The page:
CAPE CORAL, Fla. — On Wednesday, Cape Coral City council members were questioning the city’s permitting process after having to shut down their online application for the week, due to a massive backlog of permit requests.
According to City Manager, Rob Hernandez, what was once over 4,500 unprocessed permits, have been chiseled away to around 1,600.
While those numbers seem to be traveling in the right direction, questions from Cape Coral Mayor John Gunter circled around if this problem will happen again.
“Are we going to continue down that path moving forward so we don’t find ourselves in that situation again?” said Gunter.
That path, Mayor Gunter hopes will streamline building permits and swerve any chance of having to once again deny new permits while the city plays catch up.
Vince Cautero, the city's Development Services Director fielded many of the questions during Wednesday's Committee of the Whole.
“I think what caused that was the inability to process permits the way we normally would have due to some of the stops and starts we had,” said Cautero.
Cautero said that inability was coming from the online program Energovnot being able to complete certain permits due to technical issues.
Problems, he said on Wednesday, they continue to work on.
“The new system is up and running it was on Feb. 22 we are making fixes to it every day that is needed,” said Cautero.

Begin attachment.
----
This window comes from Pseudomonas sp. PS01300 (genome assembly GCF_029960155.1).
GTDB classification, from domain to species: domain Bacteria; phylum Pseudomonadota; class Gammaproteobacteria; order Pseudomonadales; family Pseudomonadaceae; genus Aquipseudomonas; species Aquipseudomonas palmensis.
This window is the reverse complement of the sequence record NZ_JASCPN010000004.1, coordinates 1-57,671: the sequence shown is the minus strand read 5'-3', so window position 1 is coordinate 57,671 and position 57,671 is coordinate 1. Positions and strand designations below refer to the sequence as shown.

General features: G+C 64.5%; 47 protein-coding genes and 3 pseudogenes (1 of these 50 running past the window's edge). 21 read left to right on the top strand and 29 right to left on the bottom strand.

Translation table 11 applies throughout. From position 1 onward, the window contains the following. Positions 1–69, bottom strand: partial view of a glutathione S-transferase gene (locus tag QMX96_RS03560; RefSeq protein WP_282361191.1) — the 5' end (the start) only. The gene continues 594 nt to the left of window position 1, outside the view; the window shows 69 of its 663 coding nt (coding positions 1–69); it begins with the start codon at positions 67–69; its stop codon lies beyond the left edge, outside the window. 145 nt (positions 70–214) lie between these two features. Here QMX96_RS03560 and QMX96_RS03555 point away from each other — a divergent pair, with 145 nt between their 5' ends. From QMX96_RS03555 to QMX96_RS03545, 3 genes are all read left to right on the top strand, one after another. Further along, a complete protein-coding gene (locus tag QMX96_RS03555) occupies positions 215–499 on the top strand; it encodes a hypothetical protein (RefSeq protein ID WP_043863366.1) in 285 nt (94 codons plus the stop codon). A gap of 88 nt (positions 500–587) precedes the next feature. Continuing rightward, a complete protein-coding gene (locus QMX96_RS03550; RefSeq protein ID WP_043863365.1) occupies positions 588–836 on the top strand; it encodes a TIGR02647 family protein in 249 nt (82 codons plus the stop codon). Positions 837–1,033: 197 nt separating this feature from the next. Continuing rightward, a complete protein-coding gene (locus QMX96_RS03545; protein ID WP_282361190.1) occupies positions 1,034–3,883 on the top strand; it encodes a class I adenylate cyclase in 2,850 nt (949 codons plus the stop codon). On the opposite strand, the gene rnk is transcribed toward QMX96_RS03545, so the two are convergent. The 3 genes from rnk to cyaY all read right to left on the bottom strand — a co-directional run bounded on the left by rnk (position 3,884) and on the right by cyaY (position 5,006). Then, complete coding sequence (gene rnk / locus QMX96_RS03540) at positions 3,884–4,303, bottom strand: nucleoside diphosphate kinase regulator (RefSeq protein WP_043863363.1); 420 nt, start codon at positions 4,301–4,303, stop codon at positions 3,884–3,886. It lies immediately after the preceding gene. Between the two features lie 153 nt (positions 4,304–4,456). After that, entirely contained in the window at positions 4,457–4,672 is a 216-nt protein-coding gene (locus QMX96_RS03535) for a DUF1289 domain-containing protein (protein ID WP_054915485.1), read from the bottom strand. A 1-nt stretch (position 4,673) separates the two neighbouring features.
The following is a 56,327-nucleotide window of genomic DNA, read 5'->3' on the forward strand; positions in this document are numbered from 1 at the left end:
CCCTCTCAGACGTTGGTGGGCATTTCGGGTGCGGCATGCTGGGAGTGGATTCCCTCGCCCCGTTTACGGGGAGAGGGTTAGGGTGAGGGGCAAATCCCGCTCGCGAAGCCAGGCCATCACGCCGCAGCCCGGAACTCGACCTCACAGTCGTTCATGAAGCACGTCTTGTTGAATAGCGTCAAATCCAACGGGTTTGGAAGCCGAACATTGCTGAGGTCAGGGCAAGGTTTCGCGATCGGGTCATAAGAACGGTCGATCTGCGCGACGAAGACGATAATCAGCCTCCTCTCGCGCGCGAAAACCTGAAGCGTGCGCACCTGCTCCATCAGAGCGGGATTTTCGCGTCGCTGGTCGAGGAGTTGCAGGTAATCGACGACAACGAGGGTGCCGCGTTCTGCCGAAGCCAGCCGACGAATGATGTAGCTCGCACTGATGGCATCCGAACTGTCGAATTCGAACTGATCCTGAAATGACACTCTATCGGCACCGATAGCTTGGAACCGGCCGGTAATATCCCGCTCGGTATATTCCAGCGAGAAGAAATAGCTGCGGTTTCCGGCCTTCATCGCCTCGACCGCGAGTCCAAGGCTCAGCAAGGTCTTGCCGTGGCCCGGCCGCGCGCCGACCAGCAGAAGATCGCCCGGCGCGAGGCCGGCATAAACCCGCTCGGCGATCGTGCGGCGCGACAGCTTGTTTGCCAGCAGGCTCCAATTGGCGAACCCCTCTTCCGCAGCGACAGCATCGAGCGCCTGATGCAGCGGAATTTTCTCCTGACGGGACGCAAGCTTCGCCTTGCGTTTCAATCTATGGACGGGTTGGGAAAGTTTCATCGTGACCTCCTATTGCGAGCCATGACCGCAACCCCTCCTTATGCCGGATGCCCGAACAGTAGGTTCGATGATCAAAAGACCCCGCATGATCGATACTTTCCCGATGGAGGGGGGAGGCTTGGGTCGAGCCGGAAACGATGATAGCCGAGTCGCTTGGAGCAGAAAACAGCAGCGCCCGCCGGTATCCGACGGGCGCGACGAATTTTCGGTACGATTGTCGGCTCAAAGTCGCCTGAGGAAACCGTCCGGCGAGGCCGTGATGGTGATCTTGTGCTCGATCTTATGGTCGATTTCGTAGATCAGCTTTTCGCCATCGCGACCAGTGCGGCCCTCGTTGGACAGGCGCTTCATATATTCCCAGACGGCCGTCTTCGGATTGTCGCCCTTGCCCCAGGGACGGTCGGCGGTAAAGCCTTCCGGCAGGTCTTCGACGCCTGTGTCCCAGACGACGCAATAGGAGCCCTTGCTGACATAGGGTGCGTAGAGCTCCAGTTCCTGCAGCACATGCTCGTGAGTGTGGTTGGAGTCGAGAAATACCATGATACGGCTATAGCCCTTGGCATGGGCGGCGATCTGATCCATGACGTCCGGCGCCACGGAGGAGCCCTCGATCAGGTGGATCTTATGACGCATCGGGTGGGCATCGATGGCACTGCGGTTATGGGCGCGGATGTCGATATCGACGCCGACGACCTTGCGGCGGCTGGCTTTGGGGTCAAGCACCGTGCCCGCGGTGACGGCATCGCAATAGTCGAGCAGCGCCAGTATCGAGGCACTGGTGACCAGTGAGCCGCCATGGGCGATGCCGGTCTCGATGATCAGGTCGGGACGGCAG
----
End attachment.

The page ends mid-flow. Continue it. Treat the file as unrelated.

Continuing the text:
In the meantime, Cape Coral City Manager Rob Hernandez said the city’s task force is continuing to work overtime on the backlog of permits.
“They plan to work on Easter Sunday if necessary,” he said.
While other issues with the online program brought up by councilwoman Gloria Tate were being addressed.
“I keep hearing about speed issues. Has the speed issue been resolved on the Energov?” asked Tate.
Cape Coral’s IT Director Michelle Hoffmann told Tate the city has looked for outside help to fix the speed.
"So are we testing it before Monday?” asked Tate.
“Ya we are going to put it into place tomorrow and the system is still up,” answered Hoffmann.
During Wednesday's meeting, City Manager Rob Hernandez told the city council members they are aiming high and hope to have the backlog down to zero by Monday.
A goal that others say will help one of the city’s newest systems perform at its highest.
“We are positioning ourselves without this backlog to be able to then, meet our statutory requirements,” said Cautero.